So how can your brand use stories? Well, our best advice is to take a look at some of the amazing brands already telling us their stories and using them to engage with their customers. If you’re not sure where to look, social media is a great starting point, as storytelling seems to be at it’s most effective here. To get you started, here are three of our favourite story-driven campaigns:

  1. Dove Men+Care: Dove sells soap. It’s a functional thing we use every day and couldn’t possibly have a story behind it, could it? Wrong. Earlier this year Dove launched the campaign that people are still talking about today.

 

Dove has been using storytelling in their marketing for a while, using real stories from customers (and not supermodels) to help women identify with their brand. But they have traditionally been stories from women. This year, Dove harnessed the power of a dad wanting to see his child. The story tells us about something that stirs up emotion, and then links those emotions to the healing, reuniting power of soap. You can watch the video here.

 

  1. Always #Likeagirl: Always has always been great at getting their point across, loud and clear. The brand has often sent messages of empowerment, but nothing hit home quite as much as this. In 2014, Always started the hashtag #Likeagirl, promoting the fact that women and girls shouldn’t be influenced by societies expectations of them. Inspired by playground slurs of ‘you throw like a girl’, the campaign is a powerful and uplifting look at how the phrase should be used to show strength, not weakness. You can watch the video here.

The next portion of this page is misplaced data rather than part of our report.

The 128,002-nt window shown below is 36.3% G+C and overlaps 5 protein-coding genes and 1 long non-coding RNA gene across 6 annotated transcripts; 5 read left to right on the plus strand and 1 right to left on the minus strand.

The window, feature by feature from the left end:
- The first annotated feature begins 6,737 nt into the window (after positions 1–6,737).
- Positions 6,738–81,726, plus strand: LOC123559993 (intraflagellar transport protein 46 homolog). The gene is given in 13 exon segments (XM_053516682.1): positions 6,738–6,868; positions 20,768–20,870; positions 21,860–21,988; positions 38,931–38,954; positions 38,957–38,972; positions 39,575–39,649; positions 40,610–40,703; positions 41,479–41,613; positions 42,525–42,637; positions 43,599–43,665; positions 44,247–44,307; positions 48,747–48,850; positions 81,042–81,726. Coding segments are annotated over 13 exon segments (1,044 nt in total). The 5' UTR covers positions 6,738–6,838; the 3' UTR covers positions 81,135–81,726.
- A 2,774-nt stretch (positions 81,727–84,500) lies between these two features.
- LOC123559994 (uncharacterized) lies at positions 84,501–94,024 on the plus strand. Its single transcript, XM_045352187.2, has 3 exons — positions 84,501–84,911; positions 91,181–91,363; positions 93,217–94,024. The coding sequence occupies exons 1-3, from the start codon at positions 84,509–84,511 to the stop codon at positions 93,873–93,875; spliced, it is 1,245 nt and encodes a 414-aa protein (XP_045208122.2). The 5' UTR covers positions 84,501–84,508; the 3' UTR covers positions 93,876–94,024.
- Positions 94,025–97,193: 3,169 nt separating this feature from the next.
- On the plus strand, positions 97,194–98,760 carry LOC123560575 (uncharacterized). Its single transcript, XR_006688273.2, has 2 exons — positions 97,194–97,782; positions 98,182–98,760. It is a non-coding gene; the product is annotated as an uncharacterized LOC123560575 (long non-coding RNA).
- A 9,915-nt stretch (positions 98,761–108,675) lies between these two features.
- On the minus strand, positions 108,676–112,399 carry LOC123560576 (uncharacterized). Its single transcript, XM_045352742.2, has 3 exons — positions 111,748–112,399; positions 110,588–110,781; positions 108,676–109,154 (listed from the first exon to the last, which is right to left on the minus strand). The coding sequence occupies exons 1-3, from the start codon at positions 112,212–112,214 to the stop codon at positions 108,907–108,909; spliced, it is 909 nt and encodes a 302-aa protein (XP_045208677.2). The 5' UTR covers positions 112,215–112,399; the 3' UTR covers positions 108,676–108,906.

1. TOMS: TOMS makes shoes. Shoes can easily tell a story because they are part of a journey, so there is some nice mileage to be had there. But in 2011, the founder of TOMS started a campaign, asking everyone to go barefoot for a day, to raise awareness for the more unfortunate in the world who lived every day like this. The whole campaign was done through storytelling and interactive social events, getting customers to send in photos and participate in the campaign. They then revealed that for every pair of shoes a customer bought, TOMS would donate a pair to a needy child. Unsurprisingly, it was a huge success and is now an annual event. You can find out more here.

 

How to Harness the Power of Storytelling

So what can we learn from this? That storytelling is the single most powerful marketing tool, at your disposal as a business, and when done well, it can catapult you into the mind’s eye of your customer. But it has to be done right.

That takes time, effort and skill, and as a business owner, those are things you might not have a lot of. If you don’t then why not hire someone who does?

At Orbital Media, we help businesses craft their own story, create amazing campaigns and share their story with the world. If you would like to know more, please just get in touch today.